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Gadhafi Continuing Bloody Crackdown in Face of Large Protests
February 21, 2011

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Libya is ablaze with protests against leader Moammar Gadhafi, and the government is fighting back with firepower.

Benghazi, Libya's second-largest city, resembles a war zone, as protesters have stormed police stations and government buildings and security forces have fired into crowds. In that city, however, some military units have switched sides and joined the protesters. Some people were seen to wave the flag of the monarchy, ousted by Gadhafi and others in a 1969 coup.

Warplanes patrolled the skies above Tripoli, the country's capital, and snipers on rooftops endeavored to keep more people from flocking into the central Green Square and in front of Gadhafi's palace. The People's Hall, where the country's government sits several times a year, was on fire.

Gadhafi himself appeared on state television, in an attempt to argue that he was still in control of the country. His son, Seif al-Islam, had appeared on state television earlier, with warnings of a civil war and other consequences for those speaking out against the government. State TV also showed images of pro-government crowds waving palm fronds and pictures of Gadhafi.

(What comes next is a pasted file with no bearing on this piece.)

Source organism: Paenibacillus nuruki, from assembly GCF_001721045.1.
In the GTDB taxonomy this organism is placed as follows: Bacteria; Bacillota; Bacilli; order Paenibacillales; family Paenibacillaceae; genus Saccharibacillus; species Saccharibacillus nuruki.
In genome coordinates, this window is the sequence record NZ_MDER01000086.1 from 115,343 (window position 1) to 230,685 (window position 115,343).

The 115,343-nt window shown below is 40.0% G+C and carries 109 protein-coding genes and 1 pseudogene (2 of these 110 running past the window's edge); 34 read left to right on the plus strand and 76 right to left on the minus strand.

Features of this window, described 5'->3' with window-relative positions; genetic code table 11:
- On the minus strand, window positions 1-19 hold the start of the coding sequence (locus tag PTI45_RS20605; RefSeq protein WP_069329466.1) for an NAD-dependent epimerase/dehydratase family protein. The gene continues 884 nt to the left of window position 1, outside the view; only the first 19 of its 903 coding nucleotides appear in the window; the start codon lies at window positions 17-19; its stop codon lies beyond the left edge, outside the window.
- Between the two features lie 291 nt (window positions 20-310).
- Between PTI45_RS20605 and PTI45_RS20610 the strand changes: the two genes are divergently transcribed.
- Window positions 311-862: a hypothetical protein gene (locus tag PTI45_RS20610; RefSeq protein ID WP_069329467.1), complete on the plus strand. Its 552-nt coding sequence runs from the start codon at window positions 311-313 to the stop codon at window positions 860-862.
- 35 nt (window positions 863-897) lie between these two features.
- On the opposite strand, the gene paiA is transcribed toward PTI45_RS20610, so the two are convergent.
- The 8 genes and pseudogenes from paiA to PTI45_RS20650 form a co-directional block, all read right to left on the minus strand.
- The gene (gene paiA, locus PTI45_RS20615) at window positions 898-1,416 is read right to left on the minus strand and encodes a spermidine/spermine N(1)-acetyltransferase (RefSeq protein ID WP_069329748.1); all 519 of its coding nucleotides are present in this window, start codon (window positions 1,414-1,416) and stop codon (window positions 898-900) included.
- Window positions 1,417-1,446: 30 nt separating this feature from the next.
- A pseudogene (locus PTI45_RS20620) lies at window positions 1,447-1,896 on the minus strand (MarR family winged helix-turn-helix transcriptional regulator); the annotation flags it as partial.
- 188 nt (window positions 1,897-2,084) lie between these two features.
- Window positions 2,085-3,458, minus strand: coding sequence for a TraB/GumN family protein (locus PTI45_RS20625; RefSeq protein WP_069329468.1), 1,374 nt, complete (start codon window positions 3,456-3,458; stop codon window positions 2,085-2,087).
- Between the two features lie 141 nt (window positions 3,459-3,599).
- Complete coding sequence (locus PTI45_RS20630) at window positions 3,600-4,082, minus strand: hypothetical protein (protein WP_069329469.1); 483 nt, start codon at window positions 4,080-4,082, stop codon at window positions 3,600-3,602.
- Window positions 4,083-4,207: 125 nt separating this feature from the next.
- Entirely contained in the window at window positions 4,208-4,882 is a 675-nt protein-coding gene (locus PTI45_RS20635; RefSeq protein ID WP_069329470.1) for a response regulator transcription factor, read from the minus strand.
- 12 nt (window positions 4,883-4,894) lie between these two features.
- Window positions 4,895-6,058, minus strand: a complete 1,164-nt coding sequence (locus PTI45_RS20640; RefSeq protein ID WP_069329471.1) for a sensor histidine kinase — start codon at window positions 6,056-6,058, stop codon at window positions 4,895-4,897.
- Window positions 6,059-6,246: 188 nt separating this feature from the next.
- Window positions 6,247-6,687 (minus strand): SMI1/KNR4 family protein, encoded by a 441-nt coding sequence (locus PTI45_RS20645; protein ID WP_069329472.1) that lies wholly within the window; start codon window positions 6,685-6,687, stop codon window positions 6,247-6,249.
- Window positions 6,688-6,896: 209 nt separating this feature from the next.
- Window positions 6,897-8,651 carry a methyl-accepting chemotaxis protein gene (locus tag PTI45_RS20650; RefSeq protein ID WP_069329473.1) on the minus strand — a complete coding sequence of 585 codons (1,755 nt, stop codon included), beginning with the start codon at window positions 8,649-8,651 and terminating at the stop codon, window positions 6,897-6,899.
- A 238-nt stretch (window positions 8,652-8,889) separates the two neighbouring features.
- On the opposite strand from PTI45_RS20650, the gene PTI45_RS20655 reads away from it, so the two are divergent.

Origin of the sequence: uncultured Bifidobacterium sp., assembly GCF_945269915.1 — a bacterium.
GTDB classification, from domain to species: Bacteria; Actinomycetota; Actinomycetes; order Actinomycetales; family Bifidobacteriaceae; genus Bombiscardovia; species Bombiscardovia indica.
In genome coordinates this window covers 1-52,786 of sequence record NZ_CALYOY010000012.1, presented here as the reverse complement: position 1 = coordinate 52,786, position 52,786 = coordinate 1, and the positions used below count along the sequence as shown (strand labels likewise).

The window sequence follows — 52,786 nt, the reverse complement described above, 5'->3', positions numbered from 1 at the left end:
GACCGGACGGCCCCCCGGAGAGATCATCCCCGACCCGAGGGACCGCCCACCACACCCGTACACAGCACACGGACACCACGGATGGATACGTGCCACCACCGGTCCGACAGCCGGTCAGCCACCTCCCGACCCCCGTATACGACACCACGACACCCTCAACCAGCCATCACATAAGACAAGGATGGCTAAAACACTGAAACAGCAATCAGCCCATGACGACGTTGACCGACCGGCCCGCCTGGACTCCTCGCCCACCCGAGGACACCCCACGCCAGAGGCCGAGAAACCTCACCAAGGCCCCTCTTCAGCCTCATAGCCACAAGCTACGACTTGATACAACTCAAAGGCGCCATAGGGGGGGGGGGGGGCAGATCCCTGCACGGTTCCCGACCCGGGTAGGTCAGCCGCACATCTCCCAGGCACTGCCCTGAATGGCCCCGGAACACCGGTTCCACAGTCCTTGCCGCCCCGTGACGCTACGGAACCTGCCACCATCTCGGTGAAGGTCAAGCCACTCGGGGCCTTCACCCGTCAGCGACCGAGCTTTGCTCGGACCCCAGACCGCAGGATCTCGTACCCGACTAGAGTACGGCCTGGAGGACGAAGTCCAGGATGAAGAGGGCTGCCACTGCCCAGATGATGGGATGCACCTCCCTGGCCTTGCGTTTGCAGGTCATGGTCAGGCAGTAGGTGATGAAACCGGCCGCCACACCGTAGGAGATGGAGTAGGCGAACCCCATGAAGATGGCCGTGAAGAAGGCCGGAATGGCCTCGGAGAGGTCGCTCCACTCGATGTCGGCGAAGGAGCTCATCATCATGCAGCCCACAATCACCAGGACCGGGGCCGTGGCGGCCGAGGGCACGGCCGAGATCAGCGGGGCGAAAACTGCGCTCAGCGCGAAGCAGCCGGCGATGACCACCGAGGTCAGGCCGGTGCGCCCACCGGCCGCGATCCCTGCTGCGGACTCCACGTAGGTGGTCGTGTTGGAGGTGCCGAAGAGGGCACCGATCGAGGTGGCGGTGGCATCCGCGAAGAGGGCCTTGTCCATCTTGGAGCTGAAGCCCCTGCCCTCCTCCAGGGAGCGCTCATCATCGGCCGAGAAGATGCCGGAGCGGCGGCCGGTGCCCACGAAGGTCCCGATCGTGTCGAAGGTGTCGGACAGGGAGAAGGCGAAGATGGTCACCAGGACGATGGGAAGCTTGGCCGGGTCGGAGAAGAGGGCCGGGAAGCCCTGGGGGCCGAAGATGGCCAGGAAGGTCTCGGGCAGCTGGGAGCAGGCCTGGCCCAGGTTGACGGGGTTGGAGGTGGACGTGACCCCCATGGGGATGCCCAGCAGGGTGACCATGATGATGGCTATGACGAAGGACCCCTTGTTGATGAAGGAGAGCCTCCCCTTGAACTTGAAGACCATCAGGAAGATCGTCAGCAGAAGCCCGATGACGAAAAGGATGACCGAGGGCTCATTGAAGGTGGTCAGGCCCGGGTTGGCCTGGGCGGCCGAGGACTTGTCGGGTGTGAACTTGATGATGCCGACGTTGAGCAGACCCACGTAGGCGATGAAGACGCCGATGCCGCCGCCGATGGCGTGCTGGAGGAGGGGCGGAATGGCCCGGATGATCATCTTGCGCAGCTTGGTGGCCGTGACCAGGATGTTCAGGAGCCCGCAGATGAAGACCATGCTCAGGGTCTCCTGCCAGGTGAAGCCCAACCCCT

Gadhafi's son promised far-reaching reforms if the protesters would turn nonviolent and also announced the formation of a group to investigate the more than 200 deaths that have already resulted from the weeklong protests.

Signs of discontent appeared in the higher levels of government. Mustafa Abdel-Jalil, has resigned in protest at the government's using force to confront the protesters. Libya's ambassadors to other countries have resigned and have issued calls for Gadhafi to do the same. Also abandoning their posts were two Air Force pilots, who requested political asylum after landing in nearby Malta.

Meanwhile, in Tripoli, home to 2 million people, signs of life were scarce, as schools, stores, and government offices remained closed. Cell phone calls from outside the country could not be completed, and communication from inside was spotty at best.

International response was marked. British Prime Minister David Cameron took time out from his visit to Egypt to criticize the violent crackdown. Other European leaders expressed concern as well, and there was talk of evacuations. Oil prices jumped as well, to the highest levels in more than two years.



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